Dr. Stuart McGill is a spine researcher and author of several books, including "Low Back Disorders" and "Ultimate Back Fitness and Performance." He works at the University of Waterloo in Canada as a professor and researcher. He's made many contributions to our understanding of how the spine works and how to prevent spine injuries. He also works with clients, including professional athletes.
The three exercises that Stuart McGill uses to help people stabilize their spines
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The Big Three Exercises
Dr. McGill's approach to back rehabilitation and injury prevention includes what Dr. McGill calls the "big three exercises." They are meant to increase
This exercise trains the abs without moving your lumbar (lower) spine or cervical (upper) spine.
Lie down on your back with your legs out straight. Bend your right leg and plant that foot on the floor next to your left knee.
Put your hands
Curl your head, neck, and shoulders off of the ground. Try to keep your neck as still as possible while you lift your head up. Don't tuck your chin or let your head fall back.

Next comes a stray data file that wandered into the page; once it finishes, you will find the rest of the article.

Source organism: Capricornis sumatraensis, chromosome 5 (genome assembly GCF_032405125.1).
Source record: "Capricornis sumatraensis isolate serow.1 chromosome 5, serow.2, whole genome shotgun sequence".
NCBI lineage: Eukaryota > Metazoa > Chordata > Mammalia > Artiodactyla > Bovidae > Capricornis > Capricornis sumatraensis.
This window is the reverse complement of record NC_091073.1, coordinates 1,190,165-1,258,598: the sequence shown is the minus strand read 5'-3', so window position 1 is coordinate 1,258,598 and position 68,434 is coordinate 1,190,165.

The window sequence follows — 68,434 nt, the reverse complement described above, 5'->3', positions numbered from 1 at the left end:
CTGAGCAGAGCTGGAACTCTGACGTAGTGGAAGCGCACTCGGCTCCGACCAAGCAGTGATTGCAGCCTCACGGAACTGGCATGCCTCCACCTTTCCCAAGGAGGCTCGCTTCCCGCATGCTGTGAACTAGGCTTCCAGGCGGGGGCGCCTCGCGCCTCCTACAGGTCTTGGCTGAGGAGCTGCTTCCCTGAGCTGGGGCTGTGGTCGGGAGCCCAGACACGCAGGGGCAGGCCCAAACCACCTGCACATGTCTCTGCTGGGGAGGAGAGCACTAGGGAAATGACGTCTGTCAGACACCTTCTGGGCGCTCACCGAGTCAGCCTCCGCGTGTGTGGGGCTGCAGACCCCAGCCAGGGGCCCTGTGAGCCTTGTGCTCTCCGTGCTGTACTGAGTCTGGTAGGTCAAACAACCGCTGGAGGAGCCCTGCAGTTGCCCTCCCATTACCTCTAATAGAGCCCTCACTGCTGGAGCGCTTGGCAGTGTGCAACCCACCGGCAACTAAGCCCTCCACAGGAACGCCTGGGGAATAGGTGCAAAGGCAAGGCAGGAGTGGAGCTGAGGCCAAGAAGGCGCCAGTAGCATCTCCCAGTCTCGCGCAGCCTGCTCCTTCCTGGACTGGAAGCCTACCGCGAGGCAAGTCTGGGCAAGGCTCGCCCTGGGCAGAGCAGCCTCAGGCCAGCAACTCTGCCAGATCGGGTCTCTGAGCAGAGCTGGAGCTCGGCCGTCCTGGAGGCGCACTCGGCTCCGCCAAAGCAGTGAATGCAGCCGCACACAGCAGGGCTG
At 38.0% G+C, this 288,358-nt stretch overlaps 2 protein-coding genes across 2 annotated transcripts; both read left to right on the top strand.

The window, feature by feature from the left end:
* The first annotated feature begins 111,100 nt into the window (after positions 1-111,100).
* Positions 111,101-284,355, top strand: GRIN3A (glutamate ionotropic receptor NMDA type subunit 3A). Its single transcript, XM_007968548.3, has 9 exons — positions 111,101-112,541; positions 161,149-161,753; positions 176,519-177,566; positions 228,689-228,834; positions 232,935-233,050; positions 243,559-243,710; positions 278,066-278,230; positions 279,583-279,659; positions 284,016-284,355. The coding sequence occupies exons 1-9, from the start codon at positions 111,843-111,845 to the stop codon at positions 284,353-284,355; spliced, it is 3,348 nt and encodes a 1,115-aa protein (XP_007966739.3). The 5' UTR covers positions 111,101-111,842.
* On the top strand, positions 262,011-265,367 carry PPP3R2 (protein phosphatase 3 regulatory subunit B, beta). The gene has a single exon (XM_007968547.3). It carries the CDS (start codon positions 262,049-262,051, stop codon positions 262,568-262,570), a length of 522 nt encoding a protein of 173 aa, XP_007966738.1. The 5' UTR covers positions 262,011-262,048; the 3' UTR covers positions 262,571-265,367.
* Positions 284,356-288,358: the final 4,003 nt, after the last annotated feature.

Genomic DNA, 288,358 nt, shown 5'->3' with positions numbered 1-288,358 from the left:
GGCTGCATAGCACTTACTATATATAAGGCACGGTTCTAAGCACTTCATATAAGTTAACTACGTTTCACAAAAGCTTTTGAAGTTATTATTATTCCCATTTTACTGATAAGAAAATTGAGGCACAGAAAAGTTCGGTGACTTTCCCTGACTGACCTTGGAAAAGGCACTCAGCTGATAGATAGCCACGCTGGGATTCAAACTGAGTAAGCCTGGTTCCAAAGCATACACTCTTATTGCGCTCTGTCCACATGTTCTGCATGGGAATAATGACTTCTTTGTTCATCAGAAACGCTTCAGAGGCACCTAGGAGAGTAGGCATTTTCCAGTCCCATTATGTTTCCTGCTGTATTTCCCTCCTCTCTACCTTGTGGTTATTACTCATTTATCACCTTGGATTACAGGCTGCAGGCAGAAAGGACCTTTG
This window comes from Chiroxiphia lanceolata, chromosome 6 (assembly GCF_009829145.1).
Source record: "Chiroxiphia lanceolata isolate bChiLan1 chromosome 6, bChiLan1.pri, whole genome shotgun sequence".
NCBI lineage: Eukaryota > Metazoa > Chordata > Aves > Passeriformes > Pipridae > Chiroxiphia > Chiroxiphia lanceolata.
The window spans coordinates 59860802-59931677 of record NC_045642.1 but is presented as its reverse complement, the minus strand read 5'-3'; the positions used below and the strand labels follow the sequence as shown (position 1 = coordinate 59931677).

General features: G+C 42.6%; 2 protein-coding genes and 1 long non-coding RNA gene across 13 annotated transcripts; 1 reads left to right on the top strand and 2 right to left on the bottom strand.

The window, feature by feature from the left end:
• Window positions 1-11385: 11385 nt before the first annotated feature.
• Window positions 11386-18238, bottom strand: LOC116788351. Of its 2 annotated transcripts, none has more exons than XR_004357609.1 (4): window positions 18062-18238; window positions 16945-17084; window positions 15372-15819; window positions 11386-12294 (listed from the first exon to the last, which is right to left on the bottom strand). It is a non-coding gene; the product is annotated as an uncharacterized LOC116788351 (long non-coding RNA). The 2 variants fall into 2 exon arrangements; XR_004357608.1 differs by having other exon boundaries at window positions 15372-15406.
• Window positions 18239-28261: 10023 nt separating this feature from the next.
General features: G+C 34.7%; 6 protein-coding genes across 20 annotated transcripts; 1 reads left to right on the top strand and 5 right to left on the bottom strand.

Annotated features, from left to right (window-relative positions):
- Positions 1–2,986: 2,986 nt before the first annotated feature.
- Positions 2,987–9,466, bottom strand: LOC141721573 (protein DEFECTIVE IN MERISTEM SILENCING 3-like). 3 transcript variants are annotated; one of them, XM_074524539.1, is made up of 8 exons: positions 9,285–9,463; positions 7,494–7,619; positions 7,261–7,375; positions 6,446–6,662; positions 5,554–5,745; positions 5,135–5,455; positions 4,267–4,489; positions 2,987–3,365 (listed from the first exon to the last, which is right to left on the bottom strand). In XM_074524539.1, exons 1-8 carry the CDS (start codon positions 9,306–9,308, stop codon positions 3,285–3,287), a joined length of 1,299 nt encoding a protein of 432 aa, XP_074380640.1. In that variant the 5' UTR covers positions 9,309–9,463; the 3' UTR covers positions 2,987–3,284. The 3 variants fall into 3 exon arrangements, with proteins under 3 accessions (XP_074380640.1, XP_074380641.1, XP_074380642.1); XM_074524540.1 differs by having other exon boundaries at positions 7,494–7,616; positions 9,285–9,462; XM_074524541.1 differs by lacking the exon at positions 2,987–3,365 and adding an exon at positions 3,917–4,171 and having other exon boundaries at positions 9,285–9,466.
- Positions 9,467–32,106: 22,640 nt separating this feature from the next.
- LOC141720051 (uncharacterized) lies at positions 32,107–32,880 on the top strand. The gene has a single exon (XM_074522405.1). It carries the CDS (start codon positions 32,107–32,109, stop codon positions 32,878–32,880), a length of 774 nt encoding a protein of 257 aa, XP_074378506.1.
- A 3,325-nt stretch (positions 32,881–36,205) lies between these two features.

Try to hold yourself up at the top for 7
Lower yourself down. Do half of the repetitions with your right leg bent and half with your left leg
This exercise involves the core muscles, back
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Get on the floor on your hands and knees in a quadruped position. Make sure that your back is relatively flat.
Raise your left arm forwards and at the same time extend your right leg straight back.
Raise your arm and leg until they are in line with your torso. To increase activation of your back muscles even more during this exercise, you can clench the fist of the arm you're raising, according to an article by Dr. McGill on the National Strength and Conditioning Association's website.
Lower your arm and leg. Once you complete the desired amount of repetitions on that side, switch to the other side and repeat.
This core endurance exercise strengthens the muscles on the side of your torso.
Lie on your side, with your elbow underneath your shoulder. Curl your feet back so that your knees are at a 90-degree angle. To make this exercise harder, straighten out your legs instead of bending them.
Lift your hips off of the ground, putting your weight on your elbow and knees.
Hold that position for as long as you can. Try to maintain a straight line from your head down to your feet. Make sure that your hips are in line with the rest of your body.
When you can no longer hold that position, drop and switch to the other side, once again holding for as long as you can.